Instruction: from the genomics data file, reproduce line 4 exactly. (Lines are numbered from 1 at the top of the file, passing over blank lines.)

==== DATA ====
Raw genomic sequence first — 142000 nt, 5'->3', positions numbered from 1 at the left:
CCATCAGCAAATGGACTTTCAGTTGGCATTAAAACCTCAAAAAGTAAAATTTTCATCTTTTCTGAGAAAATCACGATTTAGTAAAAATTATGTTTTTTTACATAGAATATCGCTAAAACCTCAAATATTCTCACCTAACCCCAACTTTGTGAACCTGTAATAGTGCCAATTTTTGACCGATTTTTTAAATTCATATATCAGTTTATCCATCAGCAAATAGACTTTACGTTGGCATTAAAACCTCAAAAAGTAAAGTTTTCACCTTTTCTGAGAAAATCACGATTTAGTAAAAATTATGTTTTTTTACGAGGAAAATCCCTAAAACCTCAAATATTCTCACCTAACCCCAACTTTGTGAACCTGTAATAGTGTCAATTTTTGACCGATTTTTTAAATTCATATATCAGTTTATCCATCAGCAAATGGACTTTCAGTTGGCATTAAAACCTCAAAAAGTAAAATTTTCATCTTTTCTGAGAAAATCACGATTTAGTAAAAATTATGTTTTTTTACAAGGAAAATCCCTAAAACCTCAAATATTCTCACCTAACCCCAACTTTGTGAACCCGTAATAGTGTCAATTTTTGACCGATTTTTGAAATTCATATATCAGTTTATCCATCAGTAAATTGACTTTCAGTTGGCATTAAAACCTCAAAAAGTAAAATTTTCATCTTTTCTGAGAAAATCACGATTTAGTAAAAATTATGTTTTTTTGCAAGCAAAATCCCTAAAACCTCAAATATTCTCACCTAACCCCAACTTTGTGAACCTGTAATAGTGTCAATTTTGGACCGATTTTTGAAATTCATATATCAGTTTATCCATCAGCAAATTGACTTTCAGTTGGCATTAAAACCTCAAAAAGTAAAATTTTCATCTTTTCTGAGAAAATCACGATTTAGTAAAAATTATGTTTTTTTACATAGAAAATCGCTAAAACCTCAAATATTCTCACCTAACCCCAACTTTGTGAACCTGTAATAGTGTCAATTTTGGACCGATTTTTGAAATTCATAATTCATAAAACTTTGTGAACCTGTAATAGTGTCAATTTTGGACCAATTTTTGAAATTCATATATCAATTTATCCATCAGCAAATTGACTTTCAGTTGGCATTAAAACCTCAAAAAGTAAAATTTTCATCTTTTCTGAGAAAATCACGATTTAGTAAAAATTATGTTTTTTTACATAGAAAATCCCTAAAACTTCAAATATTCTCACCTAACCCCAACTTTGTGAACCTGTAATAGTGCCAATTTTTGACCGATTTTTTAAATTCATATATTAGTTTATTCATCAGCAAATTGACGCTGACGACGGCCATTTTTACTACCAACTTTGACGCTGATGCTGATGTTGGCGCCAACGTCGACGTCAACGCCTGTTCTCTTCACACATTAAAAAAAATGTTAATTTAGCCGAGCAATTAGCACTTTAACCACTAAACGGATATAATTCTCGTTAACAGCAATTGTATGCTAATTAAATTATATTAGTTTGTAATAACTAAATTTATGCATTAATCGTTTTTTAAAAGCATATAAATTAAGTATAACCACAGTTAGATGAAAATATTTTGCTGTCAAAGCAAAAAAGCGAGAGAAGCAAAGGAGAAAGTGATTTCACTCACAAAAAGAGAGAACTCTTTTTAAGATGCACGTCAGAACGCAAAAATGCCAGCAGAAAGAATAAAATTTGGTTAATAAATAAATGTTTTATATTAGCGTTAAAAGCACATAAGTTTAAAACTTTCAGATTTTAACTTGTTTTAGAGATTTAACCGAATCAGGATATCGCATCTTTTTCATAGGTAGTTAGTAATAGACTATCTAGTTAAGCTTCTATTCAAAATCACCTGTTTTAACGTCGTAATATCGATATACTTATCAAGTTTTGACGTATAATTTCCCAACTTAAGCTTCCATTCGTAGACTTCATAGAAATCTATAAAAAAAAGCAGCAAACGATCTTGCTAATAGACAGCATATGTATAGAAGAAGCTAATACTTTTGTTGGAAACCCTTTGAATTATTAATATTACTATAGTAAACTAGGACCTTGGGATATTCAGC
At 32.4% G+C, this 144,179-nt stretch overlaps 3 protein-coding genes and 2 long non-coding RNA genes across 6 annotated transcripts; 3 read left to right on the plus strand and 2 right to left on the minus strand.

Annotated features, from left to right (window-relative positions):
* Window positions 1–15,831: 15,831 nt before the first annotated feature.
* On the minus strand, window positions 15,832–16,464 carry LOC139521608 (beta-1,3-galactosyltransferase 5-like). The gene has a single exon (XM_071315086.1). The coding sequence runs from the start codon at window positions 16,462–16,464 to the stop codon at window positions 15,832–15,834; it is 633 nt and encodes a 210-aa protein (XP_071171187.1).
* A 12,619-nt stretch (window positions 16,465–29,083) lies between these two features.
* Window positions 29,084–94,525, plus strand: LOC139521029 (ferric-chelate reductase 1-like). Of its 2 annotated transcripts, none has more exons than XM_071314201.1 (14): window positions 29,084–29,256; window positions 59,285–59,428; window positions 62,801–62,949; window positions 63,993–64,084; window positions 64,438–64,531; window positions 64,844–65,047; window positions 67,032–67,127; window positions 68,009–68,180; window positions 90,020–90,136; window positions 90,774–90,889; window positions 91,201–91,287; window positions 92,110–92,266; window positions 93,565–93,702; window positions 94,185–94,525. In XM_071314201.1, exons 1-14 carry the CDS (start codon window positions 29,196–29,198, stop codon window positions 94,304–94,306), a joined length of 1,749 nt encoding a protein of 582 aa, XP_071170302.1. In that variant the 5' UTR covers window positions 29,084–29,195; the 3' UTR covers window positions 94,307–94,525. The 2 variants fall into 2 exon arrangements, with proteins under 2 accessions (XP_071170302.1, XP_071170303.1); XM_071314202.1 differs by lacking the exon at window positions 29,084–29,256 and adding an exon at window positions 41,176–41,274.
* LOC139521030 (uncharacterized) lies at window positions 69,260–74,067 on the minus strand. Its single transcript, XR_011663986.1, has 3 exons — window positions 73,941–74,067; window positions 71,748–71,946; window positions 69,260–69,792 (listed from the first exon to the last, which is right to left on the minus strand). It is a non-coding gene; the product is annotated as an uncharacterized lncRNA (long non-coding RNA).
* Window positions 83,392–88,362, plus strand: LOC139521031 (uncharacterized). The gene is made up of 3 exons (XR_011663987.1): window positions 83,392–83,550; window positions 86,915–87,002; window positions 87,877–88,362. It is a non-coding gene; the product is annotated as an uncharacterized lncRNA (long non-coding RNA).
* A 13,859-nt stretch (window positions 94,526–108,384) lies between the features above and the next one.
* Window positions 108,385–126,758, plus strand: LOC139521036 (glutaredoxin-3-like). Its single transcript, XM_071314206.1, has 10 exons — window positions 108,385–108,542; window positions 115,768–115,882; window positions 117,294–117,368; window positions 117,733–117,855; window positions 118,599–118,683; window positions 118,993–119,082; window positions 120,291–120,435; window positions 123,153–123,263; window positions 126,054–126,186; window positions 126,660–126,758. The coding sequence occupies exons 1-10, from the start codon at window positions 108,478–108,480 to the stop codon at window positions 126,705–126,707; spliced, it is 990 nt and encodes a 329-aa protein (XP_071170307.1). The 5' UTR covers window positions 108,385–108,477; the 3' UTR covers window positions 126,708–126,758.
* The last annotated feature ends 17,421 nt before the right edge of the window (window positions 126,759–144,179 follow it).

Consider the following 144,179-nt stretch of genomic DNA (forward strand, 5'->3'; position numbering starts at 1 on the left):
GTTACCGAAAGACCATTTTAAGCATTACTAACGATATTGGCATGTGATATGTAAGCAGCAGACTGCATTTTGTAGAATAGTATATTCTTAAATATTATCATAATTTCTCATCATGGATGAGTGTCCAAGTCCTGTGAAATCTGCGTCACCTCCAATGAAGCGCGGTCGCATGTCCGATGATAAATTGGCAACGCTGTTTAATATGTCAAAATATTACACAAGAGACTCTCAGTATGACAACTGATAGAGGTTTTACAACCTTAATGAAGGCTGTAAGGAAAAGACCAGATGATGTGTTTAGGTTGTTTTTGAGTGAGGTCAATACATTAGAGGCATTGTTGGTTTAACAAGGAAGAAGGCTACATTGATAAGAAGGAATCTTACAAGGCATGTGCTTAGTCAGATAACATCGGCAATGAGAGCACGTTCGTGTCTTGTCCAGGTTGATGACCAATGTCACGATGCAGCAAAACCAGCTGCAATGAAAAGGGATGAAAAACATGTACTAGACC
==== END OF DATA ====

Annotated features, from left to right (window-relative positions):